The objectives of the storage automation program were to decrease time to market for requests, improve quality, and build reputation by leading IT in automation capabilities. Johnson shares his storage automation experiences here as part of a series to help other professionals avoid pitfalls and seize opportunities to deliver value to their organizations.
Professionally, I lead teams and organizations in agile infrastructure design and management. Personally, I am a dog lover and trainer. I enjoy working with dogs as they mature from puppies to lifelong companions. Teaching a puppy to become a loyal member of your pack is about setting expectations, leading by example, and being committed to a long-term outcome. I mean this as a sincere compliment—leading projects and programs for infrastructure teams and leading dogs are similar in many ways.
I’m proud of my team’s journey to automating all things storage. Like our three dogs, this program started with us not knowing how it would turn out. We decided to run an experiment and discover where it would take us.
Automation for storage is no longer something that’s nice to have; it’s imperative if a storage team wants to remain relevant in a cloud-first, innovative landscape. Responding to the pace of business, anticipating emerging technologies, and delivering with quality—all these are mandatory today.
In this series of blog posts, I’ll share the lessons learned from our program, the success we’ve had, and how an automation initiative in support of DevOps and containers positioned us as leaders in our organization.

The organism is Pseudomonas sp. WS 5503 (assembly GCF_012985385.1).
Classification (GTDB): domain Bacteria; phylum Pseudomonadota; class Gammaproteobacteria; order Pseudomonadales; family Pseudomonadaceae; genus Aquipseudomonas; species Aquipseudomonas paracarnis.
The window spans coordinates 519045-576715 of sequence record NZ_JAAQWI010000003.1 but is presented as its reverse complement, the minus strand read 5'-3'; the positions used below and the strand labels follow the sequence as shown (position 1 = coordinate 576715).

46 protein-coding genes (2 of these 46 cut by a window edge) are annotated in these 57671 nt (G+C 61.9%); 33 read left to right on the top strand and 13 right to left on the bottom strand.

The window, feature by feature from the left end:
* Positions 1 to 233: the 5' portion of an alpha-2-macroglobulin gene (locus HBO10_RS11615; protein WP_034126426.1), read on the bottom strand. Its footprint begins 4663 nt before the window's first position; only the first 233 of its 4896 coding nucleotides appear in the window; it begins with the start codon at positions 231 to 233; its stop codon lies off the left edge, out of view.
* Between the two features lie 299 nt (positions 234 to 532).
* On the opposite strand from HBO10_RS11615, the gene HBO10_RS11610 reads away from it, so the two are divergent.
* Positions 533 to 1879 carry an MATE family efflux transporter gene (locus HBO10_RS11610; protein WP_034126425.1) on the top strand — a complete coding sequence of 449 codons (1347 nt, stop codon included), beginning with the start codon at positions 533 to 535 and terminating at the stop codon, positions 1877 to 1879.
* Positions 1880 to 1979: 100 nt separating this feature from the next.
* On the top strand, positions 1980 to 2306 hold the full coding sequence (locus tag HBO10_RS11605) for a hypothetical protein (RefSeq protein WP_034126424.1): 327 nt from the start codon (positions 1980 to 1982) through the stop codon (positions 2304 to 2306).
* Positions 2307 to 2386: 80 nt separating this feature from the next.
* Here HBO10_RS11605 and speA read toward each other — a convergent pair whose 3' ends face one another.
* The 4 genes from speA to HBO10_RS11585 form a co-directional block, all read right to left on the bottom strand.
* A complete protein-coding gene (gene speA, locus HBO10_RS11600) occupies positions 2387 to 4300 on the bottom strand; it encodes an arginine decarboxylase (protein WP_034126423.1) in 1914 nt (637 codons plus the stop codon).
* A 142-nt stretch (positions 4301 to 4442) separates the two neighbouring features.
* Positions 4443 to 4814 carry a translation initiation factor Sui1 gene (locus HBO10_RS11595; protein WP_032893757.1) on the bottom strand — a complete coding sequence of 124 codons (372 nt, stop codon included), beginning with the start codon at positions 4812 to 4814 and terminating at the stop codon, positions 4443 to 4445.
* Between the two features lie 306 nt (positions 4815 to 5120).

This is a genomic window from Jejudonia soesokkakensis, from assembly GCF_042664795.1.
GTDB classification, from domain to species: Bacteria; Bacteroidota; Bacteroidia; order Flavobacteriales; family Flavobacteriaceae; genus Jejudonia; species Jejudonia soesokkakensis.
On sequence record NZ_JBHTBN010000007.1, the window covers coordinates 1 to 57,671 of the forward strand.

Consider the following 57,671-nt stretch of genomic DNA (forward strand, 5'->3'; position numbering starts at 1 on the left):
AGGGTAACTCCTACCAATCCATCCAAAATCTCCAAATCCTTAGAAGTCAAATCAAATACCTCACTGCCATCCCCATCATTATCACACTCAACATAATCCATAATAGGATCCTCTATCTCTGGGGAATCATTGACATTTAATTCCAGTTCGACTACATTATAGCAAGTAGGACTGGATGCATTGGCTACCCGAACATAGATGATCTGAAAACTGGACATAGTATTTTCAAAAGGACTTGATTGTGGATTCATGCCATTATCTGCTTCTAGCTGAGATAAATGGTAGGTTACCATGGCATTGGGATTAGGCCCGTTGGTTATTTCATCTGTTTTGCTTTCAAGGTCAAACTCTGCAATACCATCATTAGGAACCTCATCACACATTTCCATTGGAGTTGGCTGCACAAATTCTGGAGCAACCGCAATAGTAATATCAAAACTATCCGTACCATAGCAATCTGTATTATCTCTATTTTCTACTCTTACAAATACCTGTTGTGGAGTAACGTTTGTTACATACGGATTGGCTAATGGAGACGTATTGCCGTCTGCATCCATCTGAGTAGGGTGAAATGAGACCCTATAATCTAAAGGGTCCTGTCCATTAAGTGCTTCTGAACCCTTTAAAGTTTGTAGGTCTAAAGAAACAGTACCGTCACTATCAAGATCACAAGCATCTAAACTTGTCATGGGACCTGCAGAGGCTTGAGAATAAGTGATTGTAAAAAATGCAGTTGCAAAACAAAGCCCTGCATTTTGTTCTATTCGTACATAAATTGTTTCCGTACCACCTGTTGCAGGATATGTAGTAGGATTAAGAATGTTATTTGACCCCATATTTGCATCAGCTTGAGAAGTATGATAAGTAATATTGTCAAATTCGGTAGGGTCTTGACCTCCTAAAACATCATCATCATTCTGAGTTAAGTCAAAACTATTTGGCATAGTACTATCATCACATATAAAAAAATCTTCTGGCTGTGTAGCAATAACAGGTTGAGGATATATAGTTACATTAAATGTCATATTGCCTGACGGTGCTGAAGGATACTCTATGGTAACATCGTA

Before the engineers start creating playbooks and recipes, we establish the objectives we want to achieve. Here are a few objectives that are probably familiar to you:
In my experience, addressing these objectives requires thinking about collaboration and the tools you need to start on the path.
Simply put, how do we communicate, and how do we work together?
Are other teams aware of your undertaking? Do you have their support and time as required? Are the tools in place, or do you need to make a case for bringing them on board?
Also, in my experience, you need to understand where you are on the path, how you will display progress, and what criteria determine success. How will you know when you’re finished? How will you capture the baseline of your objectives? It’s suitable to use subjective metrics if you don’t currently measure things, but be sure to put processes in place to capture the critical measures of success.
In 2018, I was working with a team of 6 people to provide storage for IT, with approximately 7PB of storage usage. We were in scramble mode with the looming pressure of figuring out solutions for persistent container storage. The manual work was overwhelming the team, and we knew that we needed to do something different. We concluded that the only way to scale was to automate our storage platform to gain efficiency. The road to storage automation was coming into view.
My team had three main objectives:
We worked with our partners to standardize the company’s data protection needs as determined by the criticality of the application. Then we automated data protection configuration as part of the provisioning process.
In upcoming posts, I will detail how we tackled these objectives. I’ll talk about the metrics and the successes. I’ll also describe some of the challenges we faced along the way. I hope you find this series informative, and that it will inspire or help you with your storage automation projects.
To learn more, check out this video that we made at NetApp INSIGHT® 2021, Build Storage as a Service (STaaS) with Micro-Services.
Tony Johnson is the SRE Automation Lead for IBM. He is responsible for the automation of hybrid cloud services and platforms for the IBM CIO team. Previously he was Storage Manager at Red Hat, from 2014 to 2020, leading a group of 6 engineers responsible for IT storage.
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